‘Experience of a lifetime’ awaits students

by Martha I. Fernandez
Staff Writer

A different culture, new food and a variety of languages are a few of the components of experiencing ULV’s Study Abroad programs.

The University offers a variety of programs for students to take advantage of and make college at ULV and in another country as fulfilling as possible.

Dr. Al Clark, coordinator of Study Abroad said, “Study Abroad is the experience of a lifetime. It’s something you can tell your grandchildren about. For most, it’s the highlight of their college experience.”

Unfortunately, only about 5 percent of the student body participates in this opportunity.

Clark said the Brethren Colleges Abroad program (BCA), founded 31 years ago, is the most convenient program for students to take part in. This program is put together through an effort of the six Brethren colleges. Every site has a director who is staff from one of the Brethren colleges whose job is to make students’ experiences abroad as comfortable as possible. Students can keep their full-time status, financial aid, and ULV rights and privileges such as health insurance while they study abroad. All credits earned while studying abroad are ULV transferable.

Leos can spend a semester in Europe studying in Barcelona, Spain; Chel­tenham, England; Marburg, Germany; Athens, Greece; or Strasborg and Nancy, France. If a student wants to travel in the Americas, programs are offered in Quito, Ecuador; and Xalapa, Mexico. In Asia students can travel to Sapporo, Japan; and Dalian, China.

However, to study in France, Germany, Spain, Mexico or Ecuador, students must be fluent in the native language and have the approval of a ULV foreign language instructor.

China and Japan offer language intensive study, therefore students with a desire to learn a new language are welcome. Some schools have a strong emphasis in other areas. Nancy has a business graduate program and Cheltenham has a very strong education major, as well as others.

Senior Joel Gingrich studied in Cheltenham during Fall 1993. “I would go again in a split second,” Gingrich said. “You have a lot of time by yourself and find out a lot about yourself.”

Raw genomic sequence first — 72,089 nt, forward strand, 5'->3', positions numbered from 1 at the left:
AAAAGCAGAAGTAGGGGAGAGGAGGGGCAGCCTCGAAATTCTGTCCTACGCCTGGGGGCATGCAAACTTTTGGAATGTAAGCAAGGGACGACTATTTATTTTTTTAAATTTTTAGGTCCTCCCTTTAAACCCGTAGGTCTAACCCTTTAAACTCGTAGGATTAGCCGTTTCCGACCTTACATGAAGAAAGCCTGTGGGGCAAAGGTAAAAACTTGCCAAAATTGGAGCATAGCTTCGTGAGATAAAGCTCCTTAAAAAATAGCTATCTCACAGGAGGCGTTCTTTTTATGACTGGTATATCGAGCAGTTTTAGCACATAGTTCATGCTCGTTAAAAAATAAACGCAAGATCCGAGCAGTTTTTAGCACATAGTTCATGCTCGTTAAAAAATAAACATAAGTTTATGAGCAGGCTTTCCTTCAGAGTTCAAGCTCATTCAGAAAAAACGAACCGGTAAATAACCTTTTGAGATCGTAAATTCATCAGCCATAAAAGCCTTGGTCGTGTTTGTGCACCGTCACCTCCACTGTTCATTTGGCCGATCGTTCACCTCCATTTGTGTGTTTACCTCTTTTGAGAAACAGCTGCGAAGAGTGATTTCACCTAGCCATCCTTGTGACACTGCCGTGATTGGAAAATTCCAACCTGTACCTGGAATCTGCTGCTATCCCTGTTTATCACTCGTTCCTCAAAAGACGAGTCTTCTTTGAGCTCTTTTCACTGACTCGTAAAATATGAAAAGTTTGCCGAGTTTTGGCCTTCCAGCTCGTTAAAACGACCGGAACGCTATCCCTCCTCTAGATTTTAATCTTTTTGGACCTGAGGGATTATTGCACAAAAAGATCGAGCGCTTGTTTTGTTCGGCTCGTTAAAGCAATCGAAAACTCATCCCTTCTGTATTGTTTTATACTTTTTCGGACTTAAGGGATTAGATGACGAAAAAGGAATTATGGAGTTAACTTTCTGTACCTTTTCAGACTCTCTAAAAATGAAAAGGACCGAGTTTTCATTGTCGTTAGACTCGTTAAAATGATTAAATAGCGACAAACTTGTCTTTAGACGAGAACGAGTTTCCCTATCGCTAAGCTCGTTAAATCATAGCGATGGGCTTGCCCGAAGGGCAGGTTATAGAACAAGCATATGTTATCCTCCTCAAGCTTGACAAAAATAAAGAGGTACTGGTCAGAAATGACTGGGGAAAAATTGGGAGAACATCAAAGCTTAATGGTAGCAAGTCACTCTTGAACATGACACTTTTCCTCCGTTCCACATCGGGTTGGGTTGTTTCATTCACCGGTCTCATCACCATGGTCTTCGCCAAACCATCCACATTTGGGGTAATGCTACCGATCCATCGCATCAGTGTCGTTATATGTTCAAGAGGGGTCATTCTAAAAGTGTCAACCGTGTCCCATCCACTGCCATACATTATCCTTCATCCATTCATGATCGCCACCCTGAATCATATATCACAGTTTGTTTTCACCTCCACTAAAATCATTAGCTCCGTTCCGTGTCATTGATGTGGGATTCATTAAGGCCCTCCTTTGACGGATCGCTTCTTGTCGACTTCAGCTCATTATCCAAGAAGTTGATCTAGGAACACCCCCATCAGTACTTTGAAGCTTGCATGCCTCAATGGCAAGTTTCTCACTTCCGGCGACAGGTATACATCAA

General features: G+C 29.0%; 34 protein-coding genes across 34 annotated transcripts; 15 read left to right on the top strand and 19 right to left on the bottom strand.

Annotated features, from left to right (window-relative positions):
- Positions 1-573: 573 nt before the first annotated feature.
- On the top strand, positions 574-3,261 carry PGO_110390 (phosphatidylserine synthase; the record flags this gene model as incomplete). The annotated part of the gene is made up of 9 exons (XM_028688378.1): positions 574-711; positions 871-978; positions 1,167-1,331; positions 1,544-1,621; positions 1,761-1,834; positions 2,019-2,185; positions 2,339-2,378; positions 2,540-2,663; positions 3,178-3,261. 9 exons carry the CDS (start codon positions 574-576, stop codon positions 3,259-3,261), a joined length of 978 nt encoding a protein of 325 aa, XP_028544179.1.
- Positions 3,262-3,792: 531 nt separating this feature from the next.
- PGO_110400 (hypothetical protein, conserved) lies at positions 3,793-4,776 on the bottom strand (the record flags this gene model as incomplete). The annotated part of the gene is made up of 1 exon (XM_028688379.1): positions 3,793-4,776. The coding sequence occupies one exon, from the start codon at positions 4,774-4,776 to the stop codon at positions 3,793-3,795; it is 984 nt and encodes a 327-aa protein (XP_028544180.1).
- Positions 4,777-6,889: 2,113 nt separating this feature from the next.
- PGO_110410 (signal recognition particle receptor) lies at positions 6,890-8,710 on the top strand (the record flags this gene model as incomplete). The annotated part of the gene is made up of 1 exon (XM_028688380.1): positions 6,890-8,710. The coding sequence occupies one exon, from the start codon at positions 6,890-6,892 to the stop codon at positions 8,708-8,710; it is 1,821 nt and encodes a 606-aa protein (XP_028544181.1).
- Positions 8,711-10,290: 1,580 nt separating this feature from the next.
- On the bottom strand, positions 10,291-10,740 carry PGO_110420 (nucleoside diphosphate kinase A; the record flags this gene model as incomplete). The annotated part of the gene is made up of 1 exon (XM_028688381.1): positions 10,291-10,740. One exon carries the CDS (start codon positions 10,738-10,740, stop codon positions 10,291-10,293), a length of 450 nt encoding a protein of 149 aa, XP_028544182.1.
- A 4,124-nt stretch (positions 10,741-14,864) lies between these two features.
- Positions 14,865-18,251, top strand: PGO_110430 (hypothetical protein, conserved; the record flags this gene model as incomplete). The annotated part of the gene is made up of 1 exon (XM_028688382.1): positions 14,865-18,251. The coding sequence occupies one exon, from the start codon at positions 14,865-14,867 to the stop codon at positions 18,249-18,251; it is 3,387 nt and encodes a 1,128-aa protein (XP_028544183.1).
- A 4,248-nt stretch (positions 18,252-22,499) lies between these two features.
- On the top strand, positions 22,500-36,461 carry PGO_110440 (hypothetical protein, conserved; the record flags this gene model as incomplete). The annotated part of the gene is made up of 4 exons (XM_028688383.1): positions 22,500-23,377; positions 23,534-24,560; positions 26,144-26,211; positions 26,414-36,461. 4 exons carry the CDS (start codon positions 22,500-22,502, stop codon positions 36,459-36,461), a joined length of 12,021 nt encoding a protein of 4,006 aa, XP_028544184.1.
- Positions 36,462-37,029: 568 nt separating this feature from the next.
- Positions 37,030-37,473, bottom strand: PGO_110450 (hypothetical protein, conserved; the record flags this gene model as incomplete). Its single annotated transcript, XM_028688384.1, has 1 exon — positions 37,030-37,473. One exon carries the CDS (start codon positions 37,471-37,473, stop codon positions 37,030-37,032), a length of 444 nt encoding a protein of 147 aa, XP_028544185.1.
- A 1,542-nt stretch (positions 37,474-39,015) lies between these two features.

A unique campus is that of Athens, which is a part of ULV and has many of the same attributes. It has a population of about 900 students, 21 full-time faculty, labs, and a library. General education requirements, business and behavioral science courses are abundant at this school.

“In general, students can work out G.E. requirements, major courses and even internships,” Clark said. “Internships are available in about all majors.”

The costs of Study Abroad is computed by adding tuition costs at ULV, board at Stu-Han or Brandt, a 19 meal plan, and $400 in fees. These funds cover full tuition and board in another country.

Most programs also set aside about two weeks to travel around the country and to sightsee. This is also covered by the original costs. The Ecuador program takes an excursion to the Galapagos Islands. In Dalian, trips are offered to Beijing. The program in Barcelona takes tours to southern Spain and sometimes into Morocco.

The education systems in other countries differ from the United States. At times a special curriculum is drafted in order to give students grades.

Gingrich said that most courses were 50 percent based on a paper and 50 percent test. Readings for a course are left up to the student’s disposition and attendance does not count as much as it does here.

Deadlines for applications for the BCA program are April 15 for the fall and Nov. 1 for the spring. The executive director for the BCA program is Dr. Alan Deeter, who will be on campus Oct. 13 from noon to 1:20 p.m. to answer any concerns of students.

January Interterm also offers opportunities to travel abroad. Intensive Spanish language training is offered in Cuernavaca, Mexico. Clark said that occasionally some professors offer courses around the world. This term a trip to Brazil is being offered by Dr. George Keeler, associate professor of journalism, and Don Pollock, associate professor of communications. A business course is being offered by Dr. Htien Han while students travel throughout South America. He also sometimes leads trips around the Pacific Rim.

In the past, Dr. Jonathan Reed, professor of religion, has taken students to Israel and Dr. Sharon K. Davis, professor of sociology, has offered a course in England. A political science course has been offered by Dr. John Jang, professor of history and government, to Hong Kong and China.

For further details, books on studying abroad are available in Wilson Library with more information.

Martha I. Fernandez, Features Editor
Martha I. Fernandez
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